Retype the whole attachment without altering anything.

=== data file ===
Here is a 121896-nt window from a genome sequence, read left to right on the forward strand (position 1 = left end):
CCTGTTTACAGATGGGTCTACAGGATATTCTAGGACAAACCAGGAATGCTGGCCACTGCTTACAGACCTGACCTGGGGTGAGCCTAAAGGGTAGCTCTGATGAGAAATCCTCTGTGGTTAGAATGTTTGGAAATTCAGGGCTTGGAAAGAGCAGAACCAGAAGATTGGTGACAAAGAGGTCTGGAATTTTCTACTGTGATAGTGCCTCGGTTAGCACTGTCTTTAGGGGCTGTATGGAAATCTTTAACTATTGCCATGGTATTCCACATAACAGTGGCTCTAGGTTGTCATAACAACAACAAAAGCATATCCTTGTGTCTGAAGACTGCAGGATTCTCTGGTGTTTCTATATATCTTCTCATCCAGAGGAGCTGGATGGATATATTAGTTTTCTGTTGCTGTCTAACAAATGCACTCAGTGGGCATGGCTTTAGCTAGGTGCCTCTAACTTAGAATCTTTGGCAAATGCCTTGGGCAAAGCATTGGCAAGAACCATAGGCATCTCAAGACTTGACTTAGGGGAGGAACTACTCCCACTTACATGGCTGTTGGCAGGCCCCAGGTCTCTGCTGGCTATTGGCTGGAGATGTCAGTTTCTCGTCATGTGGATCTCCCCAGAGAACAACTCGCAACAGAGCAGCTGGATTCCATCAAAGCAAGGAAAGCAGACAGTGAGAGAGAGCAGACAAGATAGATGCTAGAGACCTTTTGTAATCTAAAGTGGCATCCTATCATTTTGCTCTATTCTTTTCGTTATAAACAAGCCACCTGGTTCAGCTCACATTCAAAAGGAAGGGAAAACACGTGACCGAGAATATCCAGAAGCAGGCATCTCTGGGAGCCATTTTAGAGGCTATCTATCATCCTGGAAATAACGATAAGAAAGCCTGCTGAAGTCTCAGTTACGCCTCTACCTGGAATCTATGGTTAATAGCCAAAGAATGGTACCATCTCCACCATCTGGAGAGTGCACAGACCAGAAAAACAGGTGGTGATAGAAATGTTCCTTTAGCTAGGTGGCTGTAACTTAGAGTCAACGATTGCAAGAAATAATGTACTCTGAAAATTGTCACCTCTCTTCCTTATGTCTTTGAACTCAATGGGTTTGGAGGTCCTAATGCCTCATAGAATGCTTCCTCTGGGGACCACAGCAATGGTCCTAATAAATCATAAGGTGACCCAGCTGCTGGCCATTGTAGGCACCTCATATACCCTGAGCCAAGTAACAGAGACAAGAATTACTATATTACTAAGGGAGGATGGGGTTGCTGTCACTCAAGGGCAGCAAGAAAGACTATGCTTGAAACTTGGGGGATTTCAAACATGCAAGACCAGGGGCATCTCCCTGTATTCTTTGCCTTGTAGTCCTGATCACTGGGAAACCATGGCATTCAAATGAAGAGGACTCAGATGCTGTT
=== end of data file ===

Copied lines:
Here is a 121896-nt window from a genome sequence, read left to right on the forward strand (position 1 = left end):
CCTGTTTACAGATGGGTCTACAGGATATTCTAGGACAAACCAGGAATGCTGGCCACTGCTTACAGACCTGACCTGGGGTGAGCCTAAAGGGTAGCTCTGATGAGAAATCCTCTGTGGTTAGAATGTTTGGAAATTCAGGGCTTGGAAAGAGCAGAACCAGAAGATTGGTGACAAAGAGGTCTGGAATTTTCTACTGTGATAGTGCCTCGGTTAGCACTGTCTTTAGGGGCTGTATGGAAATCTTTAACTATTGCCATGGTATTCCACATAACAGTGGCTCTAGGTTGTCATAACAACAACAAAAGCATATCCTTGTGTCTGAAGACTGCAGGATTCTCTGGTGTTTCTATATATCTTCTCATCCAGAGGAGCTGGATGGATATATTAGTTTTCTGTTGCTGTCTAACAAATGCACTCAGTGGGCATGGCTTTAGCTAGGTGCCTCTAACTTAGAATCTTTGGCAAATGCCTTGGGCAAAGCATTGGCAAGAACCATAGGCATCTCAAGACTTGACTTAGGGGAGGAACTACTCCCACTTACATGGCTGTTGGCAGGCCCCAGGTCTCTGCTGGCTATTGGCTGGAGATGTCAGTTTCTCGTCATGTGGATCTCCCCAGAGAACAACTCGCAACAGAGCAGCTGGATTCCATCAAAGCAAGGAAAGCAGACAGTGAGAGAGAGCAGACAAGATAGATGCTAGAGACCTTTTGTAATCTAAAGTGGCATCCTATCATTTTGCTCTATTCTTTTCGTTATAAACAAGCCACCTGGTTCAGCTCACATTCAAAAGGAAGGGAAAACACGTGACCGAGAATATCCAGAAGCAGGCATCTCTGGGAGCCATTTTAGAGGCTATCTATCATCCTGGAAATAACGATAAGAAAGCCTGCTGAAGTCTCAGTTACGCCTCTACCTGGAATCTATGGTTAATAGCCAAAGAATGGTACCATCTCCACCATCTGGAGAGTGCACAGACCAGAAAAACAGGTGGTGATAGAAATGTTCCTTTAGCTAGGTGGCTGTAACTTAGAGTCAACGATTGCAAGAAATAATGTACTCTGAAAATTGTCACCTCTCTTCCTTATGTCTTTGAACTCAATGGGTTTGGAGGTCCTAATGCCTCATAGAATGCTTCCTCTGGGGACCACAGCAATGGTCCTAATAAATCATAAGGTGACCCAGCTGCTGGCCATTGTAGGCACCTCATATACCCTGAGCCAAGTAACAGAGACAAGAATTACTATATTACTAAGGGAGGATGGGGTTGCTGTCACTCAAGGGCAGCAAGAAAGACTATGCTTGAAACTTGGGGGATTTCAAACATGCAAGACCAGGGGCATCTCCCTGTATTCTTTGCCTTGTAGTCCTGATCACTGGGAAACCATGGCATTCAAATGAAGAGGACTCAGATGCTGTT